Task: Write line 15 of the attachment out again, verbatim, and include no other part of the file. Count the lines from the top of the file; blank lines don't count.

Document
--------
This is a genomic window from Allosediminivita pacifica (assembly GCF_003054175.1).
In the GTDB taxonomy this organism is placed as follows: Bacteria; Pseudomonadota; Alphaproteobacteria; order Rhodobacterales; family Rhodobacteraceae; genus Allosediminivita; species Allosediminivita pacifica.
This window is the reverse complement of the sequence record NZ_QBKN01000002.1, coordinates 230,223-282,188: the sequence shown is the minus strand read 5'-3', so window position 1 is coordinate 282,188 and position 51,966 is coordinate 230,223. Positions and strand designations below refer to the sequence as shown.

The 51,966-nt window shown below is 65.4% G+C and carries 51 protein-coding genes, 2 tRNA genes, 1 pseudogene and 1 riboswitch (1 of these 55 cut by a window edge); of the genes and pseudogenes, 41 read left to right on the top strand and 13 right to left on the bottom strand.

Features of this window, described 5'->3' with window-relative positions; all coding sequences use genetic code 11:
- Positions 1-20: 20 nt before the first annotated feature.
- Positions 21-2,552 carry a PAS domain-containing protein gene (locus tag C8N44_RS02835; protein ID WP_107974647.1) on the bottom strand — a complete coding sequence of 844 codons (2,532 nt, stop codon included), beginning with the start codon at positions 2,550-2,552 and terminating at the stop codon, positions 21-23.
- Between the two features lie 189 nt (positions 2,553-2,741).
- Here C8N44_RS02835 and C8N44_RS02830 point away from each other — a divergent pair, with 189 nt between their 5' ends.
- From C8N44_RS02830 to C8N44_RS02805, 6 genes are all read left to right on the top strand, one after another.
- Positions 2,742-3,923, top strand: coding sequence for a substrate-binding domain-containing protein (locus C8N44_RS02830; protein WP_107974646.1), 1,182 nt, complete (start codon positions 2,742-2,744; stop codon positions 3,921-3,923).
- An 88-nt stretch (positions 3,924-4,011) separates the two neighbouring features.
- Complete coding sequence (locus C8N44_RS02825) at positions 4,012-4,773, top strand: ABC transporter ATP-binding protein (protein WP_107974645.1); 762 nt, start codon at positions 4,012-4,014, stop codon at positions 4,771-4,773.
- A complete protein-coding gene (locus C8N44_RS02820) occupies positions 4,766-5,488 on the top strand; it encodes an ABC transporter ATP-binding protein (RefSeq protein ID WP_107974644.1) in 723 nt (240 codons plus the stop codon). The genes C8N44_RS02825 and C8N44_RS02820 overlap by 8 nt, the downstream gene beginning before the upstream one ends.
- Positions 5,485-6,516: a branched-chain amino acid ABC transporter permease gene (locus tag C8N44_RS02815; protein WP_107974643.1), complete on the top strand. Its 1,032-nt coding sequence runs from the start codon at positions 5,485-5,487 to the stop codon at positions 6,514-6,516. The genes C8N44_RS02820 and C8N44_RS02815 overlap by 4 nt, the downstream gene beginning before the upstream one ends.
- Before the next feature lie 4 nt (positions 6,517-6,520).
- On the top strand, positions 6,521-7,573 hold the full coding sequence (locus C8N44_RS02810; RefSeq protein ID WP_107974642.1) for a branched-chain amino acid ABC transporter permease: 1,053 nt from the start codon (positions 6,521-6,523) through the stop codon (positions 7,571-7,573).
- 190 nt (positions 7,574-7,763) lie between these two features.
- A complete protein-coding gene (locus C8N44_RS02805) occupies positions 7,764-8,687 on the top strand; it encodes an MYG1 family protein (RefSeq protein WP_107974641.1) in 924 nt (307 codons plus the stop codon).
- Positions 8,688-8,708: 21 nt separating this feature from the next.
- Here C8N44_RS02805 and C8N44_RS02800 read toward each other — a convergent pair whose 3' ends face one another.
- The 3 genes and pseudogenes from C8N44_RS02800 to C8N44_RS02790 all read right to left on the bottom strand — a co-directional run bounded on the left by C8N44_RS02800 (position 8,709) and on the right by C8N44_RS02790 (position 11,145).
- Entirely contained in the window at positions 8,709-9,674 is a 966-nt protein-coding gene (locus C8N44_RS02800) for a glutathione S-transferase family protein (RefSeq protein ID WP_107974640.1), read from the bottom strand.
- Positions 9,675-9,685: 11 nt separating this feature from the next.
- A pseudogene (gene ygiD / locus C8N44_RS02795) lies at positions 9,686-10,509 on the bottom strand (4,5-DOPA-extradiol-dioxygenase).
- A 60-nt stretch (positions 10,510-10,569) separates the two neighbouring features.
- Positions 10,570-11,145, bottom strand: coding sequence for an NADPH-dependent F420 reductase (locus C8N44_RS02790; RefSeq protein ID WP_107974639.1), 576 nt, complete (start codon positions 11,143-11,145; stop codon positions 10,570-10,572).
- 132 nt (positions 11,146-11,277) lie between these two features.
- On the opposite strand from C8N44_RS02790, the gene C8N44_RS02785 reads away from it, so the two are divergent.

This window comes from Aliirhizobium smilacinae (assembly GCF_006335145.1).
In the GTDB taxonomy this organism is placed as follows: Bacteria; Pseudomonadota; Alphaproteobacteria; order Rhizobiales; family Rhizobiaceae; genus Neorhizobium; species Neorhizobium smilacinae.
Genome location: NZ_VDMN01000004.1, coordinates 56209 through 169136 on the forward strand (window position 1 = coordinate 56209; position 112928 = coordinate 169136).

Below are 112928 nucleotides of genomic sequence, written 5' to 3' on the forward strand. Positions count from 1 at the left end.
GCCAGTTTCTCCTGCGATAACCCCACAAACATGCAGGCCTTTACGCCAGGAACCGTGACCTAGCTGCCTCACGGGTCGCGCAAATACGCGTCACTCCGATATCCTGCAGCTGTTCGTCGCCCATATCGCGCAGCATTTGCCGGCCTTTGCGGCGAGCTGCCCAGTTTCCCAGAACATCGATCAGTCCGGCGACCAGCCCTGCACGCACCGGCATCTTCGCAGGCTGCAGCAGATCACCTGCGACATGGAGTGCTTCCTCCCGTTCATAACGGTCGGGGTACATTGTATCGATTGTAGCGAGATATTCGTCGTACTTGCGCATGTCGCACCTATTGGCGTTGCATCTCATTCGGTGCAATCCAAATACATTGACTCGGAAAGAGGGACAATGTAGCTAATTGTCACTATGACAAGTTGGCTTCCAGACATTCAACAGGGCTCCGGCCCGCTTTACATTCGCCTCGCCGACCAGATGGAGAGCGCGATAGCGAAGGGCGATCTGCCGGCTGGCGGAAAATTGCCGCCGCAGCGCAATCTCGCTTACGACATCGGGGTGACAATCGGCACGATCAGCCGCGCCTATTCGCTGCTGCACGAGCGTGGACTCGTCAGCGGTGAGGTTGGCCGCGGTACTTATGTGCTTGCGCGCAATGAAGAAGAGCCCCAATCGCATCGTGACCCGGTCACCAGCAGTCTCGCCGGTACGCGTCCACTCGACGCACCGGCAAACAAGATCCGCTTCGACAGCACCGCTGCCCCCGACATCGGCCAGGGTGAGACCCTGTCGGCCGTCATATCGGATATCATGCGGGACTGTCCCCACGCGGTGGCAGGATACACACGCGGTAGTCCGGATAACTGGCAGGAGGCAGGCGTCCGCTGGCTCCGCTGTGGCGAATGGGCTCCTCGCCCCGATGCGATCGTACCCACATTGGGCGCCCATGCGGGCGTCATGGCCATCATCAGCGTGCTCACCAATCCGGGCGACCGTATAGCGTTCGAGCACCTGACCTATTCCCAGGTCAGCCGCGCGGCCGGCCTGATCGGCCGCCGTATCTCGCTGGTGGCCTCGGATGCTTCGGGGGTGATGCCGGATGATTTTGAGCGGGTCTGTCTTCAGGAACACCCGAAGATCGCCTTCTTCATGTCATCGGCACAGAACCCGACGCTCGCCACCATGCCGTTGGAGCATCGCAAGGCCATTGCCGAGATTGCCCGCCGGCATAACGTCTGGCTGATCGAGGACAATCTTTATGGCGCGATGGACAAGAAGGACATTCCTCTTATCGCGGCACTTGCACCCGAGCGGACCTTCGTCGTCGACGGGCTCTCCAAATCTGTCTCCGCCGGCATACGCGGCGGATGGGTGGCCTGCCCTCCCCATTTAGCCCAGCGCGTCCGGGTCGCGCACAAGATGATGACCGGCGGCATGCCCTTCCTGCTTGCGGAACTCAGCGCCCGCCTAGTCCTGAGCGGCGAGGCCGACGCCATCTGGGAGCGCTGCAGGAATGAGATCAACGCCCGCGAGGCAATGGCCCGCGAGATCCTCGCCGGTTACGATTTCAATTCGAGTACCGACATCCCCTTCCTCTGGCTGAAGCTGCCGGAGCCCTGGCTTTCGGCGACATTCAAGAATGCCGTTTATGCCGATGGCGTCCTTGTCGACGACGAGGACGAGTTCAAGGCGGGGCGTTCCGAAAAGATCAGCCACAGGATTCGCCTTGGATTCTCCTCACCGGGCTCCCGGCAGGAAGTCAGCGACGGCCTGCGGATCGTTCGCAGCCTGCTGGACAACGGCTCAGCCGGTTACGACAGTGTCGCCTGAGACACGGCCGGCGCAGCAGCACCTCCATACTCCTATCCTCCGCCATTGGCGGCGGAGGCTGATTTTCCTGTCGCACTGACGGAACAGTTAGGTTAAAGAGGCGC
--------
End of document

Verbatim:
- Positions 5,485-6,516: a branched-chain amino acid ABC transporter permease gene (locus tag C8N44_RS02815; protein WP_107974643.1), complete on the top strand. Its 1,032-nt coding sequence runs from the start codon at positions 5,485-5,487 to the stop codon at positions 6,514-6,516. The genes C8N44_RS02820 and C8N44_RS02815 overlap by 4 nt, the downstream gene beginning before the upstream one ends.